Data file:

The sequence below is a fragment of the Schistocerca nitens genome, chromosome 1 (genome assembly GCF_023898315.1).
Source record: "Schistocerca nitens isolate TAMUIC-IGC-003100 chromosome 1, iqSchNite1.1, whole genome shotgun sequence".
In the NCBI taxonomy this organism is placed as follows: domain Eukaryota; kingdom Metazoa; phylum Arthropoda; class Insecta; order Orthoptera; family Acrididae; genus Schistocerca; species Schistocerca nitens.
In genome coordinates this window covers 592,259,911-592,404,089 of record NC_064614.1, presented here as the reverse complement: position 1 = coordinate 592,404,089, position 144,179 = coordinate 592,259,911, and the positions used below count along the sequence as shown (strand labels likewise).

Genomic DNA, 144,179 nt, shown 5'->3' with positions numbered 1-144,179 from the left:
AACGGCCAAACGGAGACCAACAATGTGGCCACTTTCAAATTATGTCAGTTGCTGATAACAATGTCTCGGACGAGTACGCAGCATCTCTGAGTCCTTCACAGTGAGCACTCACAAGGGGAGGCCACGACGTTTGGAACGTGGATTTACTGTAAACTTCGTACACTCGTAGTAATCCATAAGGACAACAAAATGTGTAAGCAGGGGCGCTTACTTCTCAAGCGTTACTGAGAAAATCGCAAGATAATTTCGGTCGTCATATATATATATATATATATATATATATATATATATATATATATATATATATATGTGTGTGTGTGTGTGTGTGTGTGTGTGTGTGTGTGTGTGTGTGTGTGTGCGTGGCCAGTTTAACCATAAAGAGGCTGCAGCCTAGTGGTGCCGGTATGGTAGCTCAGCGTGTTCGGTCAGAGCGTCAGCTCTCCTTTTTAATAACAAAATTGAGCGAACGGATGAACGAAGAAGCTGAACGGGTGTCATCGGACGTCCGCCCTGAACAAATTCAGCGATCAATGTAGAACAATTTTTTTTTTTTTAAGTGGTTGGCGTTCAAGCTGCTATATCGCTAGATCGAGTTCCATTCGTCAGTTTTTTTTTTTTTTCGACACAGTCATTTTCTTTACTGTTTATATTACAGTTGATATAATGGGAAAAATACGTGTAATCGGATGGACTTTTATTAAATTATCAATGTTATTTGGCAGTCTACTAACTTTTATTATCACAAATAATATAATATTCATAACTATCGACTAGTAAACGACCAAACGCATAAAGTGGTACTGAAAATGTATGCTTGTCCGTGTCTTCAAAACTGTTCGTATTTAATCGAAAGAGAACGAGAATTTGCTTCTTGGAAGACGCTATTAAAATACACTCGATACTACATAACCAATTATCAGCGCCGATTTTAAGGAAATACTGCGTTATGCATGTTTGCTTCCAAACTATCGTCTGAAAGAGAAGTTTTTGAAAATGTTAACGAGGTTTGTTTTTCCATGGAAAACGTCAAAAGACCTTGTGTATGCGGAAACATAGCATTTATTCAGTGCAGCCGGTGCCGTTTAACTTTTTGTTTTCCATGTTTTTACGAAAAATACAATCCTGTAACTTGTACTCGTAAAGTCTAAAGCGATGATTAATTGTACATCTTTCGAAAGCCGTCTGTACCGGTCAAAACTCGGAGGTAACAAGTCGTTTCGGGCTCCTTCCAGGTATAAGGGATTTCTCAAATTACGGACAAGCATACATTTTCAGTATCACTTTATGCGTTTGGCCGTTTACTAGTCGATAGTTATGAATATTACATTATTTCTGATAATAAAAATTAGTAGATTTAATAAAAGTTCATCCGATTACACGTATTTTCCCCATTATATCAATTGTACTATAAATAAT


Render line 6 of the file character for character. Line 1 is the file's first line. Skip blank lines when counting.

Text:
AACGGCCAAACGGAGACCAACAATGTGGCCACTTTCAAATTATGTCAGTTGCTGATAACAATGTCTCGGACGAGTACGCAGCATCTCTGAGTCCTTCACAGTGAGCACTCACAAGGGGAGGCCACGACGTTTGGAACGTGGATTTACTGTAAACTTCGTACACTCGTAGTAATCCATAAGGACAACAAAATGTGTAAGCAGGGGCGCTTACTTCTCAAGCGTTACTGAGAAAATCGCAAGATAATTTCGGTCGTCATATATATATATATATATATATATATATATATATATATATATATATATATATATGTGTGTGTGTGTGTGTGTGTGTGTGTGTGTGTGTGTGTGTGTGTGTGTGCGTGGCCAGTTTAACCATAAAGAGGCTGCAGCCTAGTGGTGCCGGTATGGTAGCTCAGCGTGTTCGGTCAGAGCGTCAGCTCTCCTTTTTAATAACAAAATTGAGCGAACGGATGAACGAAGAAGCTGAACGGGTGTCATCGGACGTCCGCCCTGAACAAATTCAGCGATCAATGTAGAACAATTTTTTTTTTTTTAAGTGGTTGGCGTTCAAGCTGCTATATCGCTAGATCGAGTTCCATTCGTCAGTTTTTTTTTTTTTTCGACACAGTCATTTTCTTTACTGTTTATATTACAGTTGATATAATGGGAAAAATACGTGTAATCGGATGGACTTTTATTAAATTATCAATGTTATTTGGCAGTCTACTAACTTTTATTATCACAAATAATATAATATTCATAACTATCGACTAGTAAACGACCAAACGCATAAAGTGGTACTGAAAATGTATGCTTGTCCGTGTCTTCAAAACTGTTCGTATTTAATCGAAAGAGAACGAGAATTTGCTTCTTGGAAGACGCTATTAAAATACACTCGATACTACATAACCAATTATCAGCGCCGATTTTAAGGAAATACTGCGTTATGCATGTTTGCTTCCAAACTATCGTCTGAAAGAGAAGTTTTTGAAAATGTTAACGAGGTTTGTTTTTCCATGGAAAACGTCAAAAGACCTTGTGTATGCGGAAACATAGCATTTATTCAGTGCAGCCGGTGCCGTTTAACTTTTTGTTTTCCATGTTTTTACGAAAAATACAATCCTGTAACTTGTACTCGTAAAGTCTAAAGCGATGATTAATTGTACATCTTTCGAAAGCCGTCTGTACCGGTCAAAACTCGGAGGTAACAAGTCGTTTCGGGCTCCTTCCAGGTATAAGGGATTTCTCAAATTACGGACAAGCATACATTTTCAGTATCACTTTATGCGTTTGGCCGTTTACTAGTCGATAGTTATGAATATTACATTATTTCTGATAATAAAAATTAGTAGATTTAATAAAAGTTCATCCGATTACACGTATTTTCCCCATTATATCAATTGTACTATAAATAAT